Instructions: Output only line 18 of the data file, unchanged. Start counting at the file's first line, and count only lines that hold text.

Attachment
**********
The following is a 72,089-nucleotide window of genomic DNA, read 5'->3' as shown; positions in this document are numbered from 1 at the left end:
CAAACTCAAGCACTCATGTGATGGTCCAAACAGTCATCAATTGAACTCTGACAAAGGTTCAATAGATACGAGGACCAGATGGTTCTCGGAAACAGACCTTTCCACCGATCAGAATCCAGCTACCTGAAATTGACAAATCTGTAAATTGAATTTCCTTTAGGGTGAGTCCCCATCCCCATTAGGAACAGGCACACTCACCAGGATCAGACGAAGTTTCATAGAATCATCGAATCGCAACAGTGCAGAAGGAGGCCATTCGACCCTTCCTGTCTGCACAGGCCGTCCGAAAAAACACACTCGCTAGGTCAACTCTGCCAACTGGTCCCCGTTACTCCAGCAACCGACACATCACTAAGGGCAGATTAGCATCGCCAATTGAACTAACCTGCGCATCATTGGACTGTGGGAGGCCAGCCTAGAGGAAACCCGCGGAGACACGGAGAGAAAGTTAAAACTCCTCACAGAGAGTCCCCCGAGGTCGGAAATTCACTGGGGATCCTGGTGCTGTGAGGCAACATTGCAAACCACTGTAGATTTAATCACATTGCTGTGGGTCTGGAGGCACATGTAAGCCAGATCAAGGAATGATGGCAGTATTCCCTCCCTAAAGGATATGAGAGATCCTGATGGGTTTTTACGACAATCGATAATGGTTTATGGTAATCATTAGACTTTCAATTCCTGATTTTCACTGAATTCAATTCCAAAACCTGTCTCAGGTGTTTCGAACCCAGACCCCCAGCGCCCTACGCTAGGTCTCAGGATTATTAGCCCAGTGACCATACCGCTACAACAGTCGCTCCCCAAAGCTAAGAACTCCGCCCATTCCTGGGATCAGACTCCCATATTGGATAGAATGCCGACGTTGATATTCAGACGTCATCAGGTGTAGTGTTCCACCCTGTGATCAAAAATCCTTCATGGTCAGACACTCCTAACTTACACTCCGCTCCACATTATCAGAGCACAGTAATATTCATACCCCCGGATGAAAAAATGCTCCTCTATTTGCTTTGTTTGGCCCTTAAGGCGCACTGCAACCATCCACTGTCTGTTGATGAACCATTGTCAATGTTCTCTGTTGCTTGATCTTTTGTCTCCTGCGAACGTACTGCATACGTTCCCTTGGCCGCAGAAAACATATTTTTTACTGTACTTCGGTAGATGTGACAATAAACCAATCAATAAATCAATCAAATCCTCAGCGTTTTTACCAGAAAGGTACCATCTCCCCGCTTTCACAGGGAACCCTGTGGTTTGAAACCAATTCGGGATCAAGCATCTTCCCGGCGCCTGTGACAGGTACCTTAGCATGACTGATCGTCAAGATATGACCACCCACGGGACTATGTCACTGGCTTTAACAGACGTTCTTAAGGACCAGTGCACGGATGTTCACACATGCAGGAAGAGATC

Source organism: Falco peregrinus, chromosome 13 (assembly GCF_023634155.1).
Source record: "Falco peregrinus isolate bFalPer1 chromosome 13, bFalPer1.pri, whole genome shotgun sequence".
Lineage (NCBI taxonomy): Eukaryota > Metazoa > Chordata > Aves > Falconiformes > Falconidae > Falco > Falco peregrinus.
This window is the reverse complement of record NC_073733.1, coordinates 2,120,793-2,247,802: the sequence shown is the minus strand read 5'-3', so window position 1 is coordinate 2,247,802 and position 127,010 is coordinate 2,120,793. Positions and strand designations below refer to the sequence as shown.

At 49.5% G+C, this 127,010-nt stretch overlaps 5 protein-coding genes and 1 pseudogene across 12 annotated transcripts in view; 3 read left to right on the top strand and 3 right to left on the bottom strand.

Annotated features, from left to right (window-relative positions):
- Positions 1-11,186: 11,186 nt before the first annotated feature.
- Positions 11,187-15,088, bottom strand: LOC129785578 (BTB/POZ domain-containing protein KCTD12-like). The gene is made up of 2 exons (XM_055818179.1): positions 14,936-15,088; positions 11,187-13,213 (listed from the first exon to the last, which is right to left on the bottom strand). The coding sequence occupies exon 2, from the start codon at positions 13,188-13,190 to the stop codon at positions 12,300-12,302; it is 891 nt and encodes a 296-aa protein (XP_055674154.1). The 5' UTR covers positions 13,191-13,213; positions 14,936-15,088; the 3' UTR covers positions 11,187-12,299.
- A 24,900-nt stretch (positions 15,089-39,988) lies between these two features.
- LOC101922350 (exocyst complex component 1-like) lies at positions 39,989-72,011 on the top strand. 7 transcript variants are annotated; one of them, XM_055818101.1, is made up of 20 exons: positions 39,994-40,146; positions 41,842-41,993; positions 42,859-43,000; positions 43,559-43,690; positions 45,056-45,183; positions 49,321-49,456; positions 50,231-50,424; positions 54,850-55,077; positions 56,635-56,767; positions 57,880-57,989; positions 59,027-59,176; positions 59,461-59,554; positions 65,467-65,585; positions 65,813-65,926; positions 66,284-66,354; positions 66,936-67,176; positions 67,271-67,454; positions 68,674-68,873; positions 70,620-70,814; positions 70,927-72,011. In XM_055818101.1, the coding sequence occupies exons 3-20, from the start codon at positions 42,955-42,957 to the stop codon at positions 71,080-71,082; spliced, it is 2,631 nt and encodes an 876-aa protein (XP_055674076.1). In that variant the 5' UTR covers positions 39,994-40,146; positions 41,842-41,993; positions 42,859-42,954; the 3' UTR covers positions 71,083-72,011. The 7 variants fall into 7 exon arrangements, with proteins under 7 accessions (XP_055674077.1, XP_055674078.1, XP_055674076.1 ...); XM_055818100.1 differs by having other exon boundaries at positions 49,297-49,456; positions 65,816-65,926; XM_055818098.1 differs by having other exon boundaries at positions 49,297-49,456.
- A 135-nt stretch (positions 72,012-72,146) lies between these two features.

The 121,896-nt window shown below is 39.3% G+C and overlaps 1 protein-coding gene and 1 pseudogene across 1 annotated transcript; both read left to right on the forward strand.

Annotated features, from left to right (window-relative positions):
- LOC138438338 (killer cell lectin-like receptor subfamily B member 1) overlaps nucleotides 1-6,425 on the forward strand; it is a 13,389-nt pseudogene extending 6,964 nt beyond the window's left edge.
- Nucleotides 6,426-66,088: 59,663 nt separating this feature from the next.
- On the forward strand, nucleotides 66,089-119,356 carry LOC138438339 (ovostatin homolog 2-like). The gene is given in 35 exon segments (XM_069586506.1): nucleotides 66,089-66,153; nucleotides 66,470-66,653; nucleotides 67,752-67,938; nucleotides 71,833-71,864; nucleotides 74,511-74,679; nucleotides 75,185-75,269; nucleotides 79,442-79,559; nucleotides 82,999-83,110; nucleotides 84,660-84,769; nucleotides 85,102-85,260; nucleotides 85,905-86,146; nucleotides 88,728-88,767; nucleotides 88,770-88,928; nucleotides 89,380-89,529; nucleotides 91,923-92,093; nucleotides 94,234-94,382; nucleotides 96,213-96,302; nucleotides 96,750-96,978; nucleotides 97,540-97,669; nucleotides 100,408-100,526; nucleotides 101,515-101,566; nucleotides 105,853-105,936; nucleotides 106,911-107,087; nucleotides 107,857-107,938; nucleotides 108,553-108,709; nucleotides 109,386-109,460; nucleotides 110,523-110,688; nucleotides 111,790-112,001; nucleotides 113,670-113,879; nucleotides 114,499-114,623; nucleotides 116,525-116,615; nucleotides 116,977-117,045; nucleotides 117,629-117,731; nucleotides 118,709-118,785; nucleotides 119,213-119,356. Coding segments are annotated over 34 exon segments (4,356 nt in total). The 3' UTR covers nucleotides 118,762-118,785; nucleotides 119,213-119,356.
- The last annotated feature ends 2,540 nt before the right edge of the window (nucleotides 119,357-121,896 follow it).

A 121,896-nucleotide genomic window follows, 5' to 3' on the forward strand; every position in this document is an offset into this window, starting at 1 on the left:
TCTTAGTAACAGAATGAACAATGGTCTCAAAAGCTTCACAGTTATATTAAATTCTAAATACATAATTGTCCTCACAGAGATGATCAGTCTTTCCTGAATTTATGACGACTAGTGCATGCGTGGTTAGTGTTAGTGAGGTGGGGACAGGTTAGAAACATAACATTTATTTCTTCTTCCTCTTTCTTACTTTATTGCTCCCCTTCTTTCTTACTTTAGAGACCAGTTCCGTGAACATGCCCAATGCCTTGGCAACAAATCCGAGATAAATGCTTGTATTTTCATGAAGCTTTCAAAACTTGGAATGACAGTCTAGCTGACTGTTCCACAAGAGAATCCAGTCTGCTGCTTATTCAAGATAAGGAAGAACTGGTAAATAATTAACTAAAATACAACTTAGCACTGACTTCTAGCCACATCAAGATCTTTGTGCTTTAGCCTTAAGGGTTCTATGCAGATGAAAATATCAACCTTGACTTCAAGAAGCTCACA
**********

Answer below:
- On the forward strand, nucleotides 66,089-119,356 carry LOC138438339 (ovostatin homolog 2-like). The gene is given in 35 exon segments (XM_069586506.1): nucleotides 66,089-66,153; nucleotides 66,470-66,653; nucleotides 67,752-67,938; nucleotides 71,833-71,864; nucleotides 74,511-74,679; nucleotides 75,185-75,269; nucleotides 79,442-79,559; nucleotides 82,999-83,110; nucleotides 84,660-84,769; nucleotides 85,102-85,260; nucleotides 85,905-86,146; nucleotides 88,728-88,767; nucleotides 88,770-88,928; nucleotides 89,380-89,529; nucleotides 91,923-92,093; nucleotides 94,234-94,382; nucleotides 96,213-96,302; nucleotides 96,750-96,978; nucleotides 97,540-97,669; nucleotides 100,408-100,526; nucleotides 101,515-101,566; nucleotides 105,853-105,936; nucleotides 106,911-107,087; nucleotides 107,857-107,938; nucleotides 108,553-108,709; nucleotides 109,386-109,460; nucleotides 110,523-110,688; nucleotides 111,790-112,001; nucleotides 113,670-113,879; nucleotides 114,499-114,623; nucleotides 116,525-116,615; nucleotides 116,977-117,045; nucleotides 117,629-117,731; nucleotides 118,709-118,785; nucleotides 119,213-119,356. Coding segments are annotated over 34 exon segments (4,356 nt in total). The 3' UTR covers nucleotides 118,762-118,785; nucleotides 119,213-119,356.